Yes, it’s possible to do leg extensions with poor form vs. perfect form, and great technique makes all the difference in the world.
Leg extensions can be done in a way for best results. It isn’t just a matter of plop down on the leg extension machine and start lifting like an automaton.
There are ways to tweak the leg extension experience so that you get the most benefits from this exercise.
While doing leg extensions, never completely lock out the knees. This, over time, can wear at the cartilage in the knees, especially at heavier weights.
Another common mistake that I see is letting the weights down quickly, letting gravity do some of the job.
The leg extension exercise consists of two segments: lifting the weight up, and then lowering the weight down.
Lowering weights is a form of strength training. Just because the weight handling is in a downward motion, doesn’t mean that it doesn’t count as strength training.
Lowering the weights in the leg extension exercise is half the routine. By letting the weights just drop, rather than releasing them with control and effort, you are performing an incomplete leg extension.
The lowering portion of the leg extension (or any weightlifting routine) is called the “negative” phase of the muscle contraction.
The negative phase is very important. In fact it’s so crucial that many fitness enthusiasts will concentrate on “negative work” during their strength training sessions.
The negative phase of the leg extension will go a long way towards tearing down muscle fibers; and that’s a good thing, the tearing down of muscle fibers, because it is the recovery from this that will require FAT for fuel, and presumably, one of your goals is to burn excess fat, or, maintain a currently lean body without calorie restriction.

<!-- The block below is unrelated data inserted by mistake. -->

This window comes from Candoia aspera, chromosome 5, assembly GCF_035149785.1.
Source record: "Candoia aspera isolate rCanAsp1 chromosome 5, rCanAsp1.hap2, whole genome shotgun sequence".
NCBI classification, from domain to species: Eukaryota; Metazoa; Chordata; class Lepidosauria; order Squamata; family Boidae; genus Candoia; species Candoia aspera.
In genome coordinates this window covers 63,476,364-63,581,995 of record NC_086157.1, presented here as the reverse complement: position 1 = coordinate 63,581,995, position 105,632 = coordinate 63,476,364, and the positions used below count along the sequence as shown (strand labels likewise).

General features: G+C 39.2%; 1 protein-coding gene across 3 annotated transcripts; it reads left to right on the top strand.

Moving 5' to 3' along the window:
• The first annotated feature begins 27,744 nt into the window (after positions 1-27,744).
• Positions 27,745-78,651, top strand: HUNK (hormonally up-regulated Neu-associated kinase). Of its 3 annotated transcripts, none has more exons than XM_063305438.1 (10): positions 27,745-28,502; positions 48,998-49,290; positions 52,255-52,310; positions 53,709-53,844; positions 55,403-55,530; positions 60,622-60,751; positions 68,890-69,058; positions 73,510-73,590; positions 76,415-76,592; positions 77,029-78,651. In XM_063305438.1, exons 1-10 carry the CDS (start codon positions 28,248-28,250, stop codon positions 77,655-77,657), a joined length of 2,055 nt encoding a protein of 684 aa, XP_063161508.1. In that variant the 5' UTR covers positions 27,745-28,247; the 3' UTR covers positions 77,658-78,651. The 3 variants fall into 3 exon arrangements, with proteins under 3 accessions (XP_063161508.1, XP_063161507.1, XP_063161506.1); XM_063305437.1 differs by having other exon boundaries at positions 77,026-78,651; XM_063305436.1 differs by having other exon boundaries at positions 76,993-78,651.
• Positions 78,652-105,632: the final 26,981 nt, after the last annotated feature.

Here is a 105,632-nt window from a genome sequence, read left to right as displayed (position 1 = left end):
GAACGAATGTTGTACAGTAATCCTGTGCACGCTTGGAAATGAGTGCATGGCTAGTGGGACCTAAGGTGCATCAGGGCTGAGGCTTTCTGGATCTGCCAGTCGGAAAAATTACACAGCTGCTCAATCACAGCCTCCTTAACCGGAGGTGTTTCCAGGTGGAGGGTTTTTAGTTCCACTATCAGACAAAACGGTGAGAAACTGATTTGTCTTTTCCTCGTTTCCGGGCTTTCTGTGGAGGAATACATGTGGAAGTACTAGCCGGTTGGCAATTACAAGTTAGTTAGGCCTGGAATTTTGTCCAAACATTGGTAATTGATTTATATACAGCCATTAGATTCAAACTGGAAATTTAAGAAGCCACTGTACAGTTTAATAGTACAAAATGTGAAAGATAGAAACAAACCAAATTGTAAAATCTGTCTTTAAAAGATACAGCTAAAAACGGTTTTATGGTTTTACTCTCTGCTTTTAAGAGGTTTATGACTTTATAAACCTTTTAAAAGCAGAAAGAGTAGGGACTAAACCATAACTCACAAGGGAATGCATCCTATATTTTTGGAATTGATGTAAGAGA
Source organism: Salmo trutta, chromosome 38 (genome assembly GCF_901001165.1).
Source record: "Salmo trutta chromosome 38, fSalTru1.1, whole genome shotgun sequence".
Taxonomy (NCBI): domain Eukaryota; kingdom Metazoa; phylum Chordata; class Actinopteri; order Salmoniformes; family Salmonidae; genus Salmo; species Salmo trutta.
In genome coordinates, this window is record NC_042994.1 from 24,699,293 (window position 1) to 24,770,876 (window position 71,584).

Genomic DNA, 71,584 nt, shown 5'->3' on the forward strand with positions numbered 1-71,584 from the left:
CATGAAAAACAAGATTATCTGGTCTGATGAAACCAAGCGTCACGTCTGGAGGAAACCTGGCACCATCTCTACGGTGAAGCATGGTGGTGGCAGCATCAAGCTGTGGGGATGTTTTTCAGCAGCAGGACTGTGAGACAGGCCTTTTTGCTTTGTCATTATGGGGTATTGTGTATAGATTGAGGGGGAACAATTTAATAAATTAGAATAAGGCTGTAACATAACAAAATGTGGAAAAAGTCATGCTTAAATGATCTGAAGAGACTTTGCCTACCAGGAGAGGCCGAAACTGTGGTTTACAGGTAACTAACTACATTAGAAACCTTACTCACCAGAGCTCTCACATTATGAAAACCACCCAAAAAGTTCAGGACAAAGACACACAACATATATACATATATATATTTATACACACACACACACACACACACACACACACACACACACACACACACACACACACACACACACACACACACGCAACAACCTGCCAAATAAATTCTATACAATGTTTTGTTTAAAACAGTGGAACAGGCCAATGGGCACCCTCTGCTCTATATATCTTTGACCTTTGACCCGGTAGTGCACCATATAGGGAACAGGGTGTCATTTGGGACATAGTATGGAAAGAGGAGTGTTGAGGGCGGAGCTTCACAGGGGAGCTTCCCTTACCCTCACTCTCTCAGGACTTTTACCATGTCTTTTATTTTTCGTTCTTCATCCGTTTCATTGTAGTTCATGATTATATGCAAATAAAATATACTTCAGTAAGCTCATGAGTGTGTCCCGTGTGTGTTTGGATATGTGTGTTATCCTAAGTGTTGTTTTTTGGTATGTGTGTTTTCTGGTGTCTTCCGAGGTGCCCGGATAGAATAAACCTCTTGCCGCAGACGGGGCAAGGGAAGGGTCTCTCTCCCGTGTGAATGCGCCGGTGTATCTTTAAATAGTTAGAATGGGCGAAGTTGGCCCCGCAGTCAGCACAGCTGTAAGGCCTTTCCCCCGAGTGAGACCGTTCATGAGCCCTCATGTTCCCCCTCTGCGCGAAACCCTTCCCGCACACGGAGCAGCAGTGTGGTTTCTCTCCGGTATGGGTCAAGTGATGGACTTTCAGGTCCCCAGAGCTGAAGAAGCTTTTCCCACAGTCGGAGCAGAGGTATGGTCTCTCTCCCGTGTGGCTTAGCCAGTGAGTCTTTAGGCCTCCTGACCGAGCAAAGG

Another reason you should lower the weights with control during the leg extension is because this complete way of performing the exercise will contribute to shaping and toning the legs, as well as increasing their strength.
In between repetitions, don’t let the weight stack make contact with the remainder of the stack, either.
Foot position during the leg extension should be flexed, so that feet form about a 90 degree angle with the shin. A bonus to this is that it will strengthen the ankles.
Another helpful technique is to vary leg/foot position. Sometimes you should point the feet outwards.
Sometimes the legs should be as far apart as possible, and other times put them close together.
Sometimes you can point the feet inward. These variations create different recruitment patterns for muscles, thereby producing the most complete workout possible for the leg extension.
Lorra Garrick is a former personal trainer certified by the American Council on Exercise. At Bally Total Fitness she trained clients of all ages for fat loss, muscle building, fitness and improved health.